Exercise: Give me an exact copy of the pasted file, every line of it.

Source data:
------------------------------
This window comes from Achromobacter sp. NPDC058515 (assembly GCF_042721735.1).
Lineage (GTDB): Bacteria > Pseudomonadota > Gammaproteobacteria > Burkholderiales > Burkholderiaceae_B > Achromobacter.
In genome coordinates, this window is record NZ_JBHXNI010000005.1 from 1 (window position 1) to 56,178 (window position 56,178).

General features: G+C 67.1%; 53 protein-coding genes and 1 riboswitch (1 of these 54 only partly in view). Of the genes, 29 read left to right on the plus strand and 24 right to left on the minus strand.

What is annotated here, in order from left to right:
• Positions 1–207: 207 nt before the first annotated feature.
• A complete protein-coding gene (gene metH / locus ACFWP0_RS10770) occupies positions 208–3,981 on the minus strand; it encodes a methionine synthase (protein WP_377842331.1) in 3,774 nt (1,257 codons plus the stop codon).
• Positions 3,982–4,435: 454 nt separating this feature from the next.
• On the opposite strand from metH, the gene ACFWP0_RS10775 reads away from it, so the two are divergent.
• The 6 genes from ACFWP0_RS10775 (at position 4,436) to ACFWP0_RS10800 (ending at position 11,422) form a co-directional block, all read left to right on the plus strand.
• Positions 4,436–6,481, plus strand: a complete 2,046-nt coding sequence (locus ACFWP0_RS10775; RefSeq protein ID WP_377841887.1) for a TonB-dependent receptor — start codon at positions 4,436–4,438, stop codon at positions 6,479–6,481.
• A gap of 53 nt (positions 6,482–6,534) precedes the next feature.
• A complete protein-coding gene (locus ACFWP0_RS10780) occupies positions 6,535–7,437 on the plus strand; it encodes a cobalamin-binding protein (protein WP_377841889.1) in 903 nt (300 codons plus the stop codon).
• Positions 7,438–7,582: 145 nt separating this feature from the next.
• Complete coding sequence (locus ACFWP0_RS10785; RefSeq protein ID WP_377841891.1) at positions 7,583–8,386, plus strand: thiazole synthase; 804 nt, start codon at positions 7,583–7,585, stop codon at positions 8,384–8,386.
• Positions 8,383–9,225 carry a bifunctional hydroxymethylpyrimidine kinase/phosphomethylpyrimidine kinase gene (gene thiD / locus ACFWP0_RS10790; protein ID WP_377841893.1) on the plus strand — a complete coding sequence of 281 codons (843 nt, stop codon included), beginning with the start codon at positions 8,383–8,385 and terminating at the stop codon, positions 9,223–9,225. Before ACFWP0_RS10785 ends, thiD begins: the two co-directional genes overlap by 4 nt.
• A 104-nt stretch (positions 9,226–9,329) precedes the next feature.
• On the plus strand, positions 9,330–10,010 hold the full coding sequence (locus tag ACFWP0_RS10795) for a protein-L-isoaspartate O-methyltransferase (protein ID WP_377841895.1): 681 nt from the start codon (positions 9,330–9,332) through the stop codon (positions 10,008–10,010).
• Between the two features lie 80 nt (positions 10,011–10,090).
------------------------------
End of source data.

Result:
This window comes from Achromobacter sp. NPDC058515 (assembly GCF_042721735.1).
Lineage (GTDB): Bacteria > Pseudomonadota > Gammaproteobacteria > Burkholderiales > Burkholderiaceae_B > Achromobacter.
In genome coordinates, this window is record NZ_JBHXNI010000005.1 from 1 (window position 1) to 56,178 (window position 56,178).

General features: G+C 67.1%; 53 protein-coding genes and 1 riboswitch (1 of these 54 only partly in view). Of the genes, 29 read left to right on the plus strand and 24 right to left on the minus strand.

What is annotated here, in order from left to right:
• Positions 1–207: 207 nt before the first annotated feature.
• A complete protein-coding gene (gene metH / locus ACFWP0_RS10770) occupies positions 208–3,981 on the minus strand; it encodes a methionine synthase (protein WP_377842331.1) in 3,774 nt (1,257 codons plus the stop codon).
• Positions 3,982–4,435: 454 nt separating this feature from the next.
• On the opposite strand from metH, the gene ACFWP0_RS10775 reads away from it, so the two are divergent.
• The 6 genes from ACFWP0_RS10775 (at position 4,436) to ACFWP0_RS10800 (ending at position 11,422) form a co-directional block, all read left to right on the plus strand.
• Positions 4,436–6,481, plus strand: a complete 2,046-nt coding sequence (locus ACFWP0_RS10775; RefSeq protein ID WP_377841887.1) for a TonB-dependent receptor — start codon at positions 4,436–4,438, stop codon at positions 6,479–6,481.
• A gap of 53 nt (positions 6,482–6,534) precedes the next feature.
• A complete protein-coding gene (locus ACFWP0_RS10780) occupies positions 6,535–7,437 on the plus strand; it encodes a cobalamin-binding protein (protein WP_377841889.1) in 903 nt (300 codons plus the stop codon).
• Positions 7,438–7,582: 145 nt separating this feature from the next.
• Complete coding sequence (locus ACFWP0_RS10785; RefSeq protein ID WP_377841891.1) at positions 7,583–8,386, plus strand: thiazole synthase; 804 nt, start codon at positions 7,583–7,585, stop codon at positions 8,384–8,386.
• Positions 8,383–9,225 carry a bifunctional hydroxymethylpyrimidine kinase/phosphomethylpyrimidine kinase gene (gene thiD / locus ACFWP0_RS10790; protein ID WP_377841893.1) on the plus strand — a complete coding sequence of 281 codons (843 nt, stop codon included), beginning with the start codon at positions 8,383–8,385 and terminating at the stop codon, positions 9,223–9,225. Before ACFWP0_RS10785 ends, thiD begins: the two co-directional genes overlap by 4 nt.
• A 104-nt stretch (positions 9,226–9,329) precedes the next feature.
• On the plus strand, positions 9,330–10,010 hold the full coding sequence (locus tag ACFWP0_RS10795) for a protein-L-isoaspartate O-methyltransferase (protein ID WP_377841895.1): 681 nt from the start codon (positions 9,330–9,332) through the stop codon (positions 10,008–10,010).
• Between the two features lie 80 nt (positions 10,011–10,090).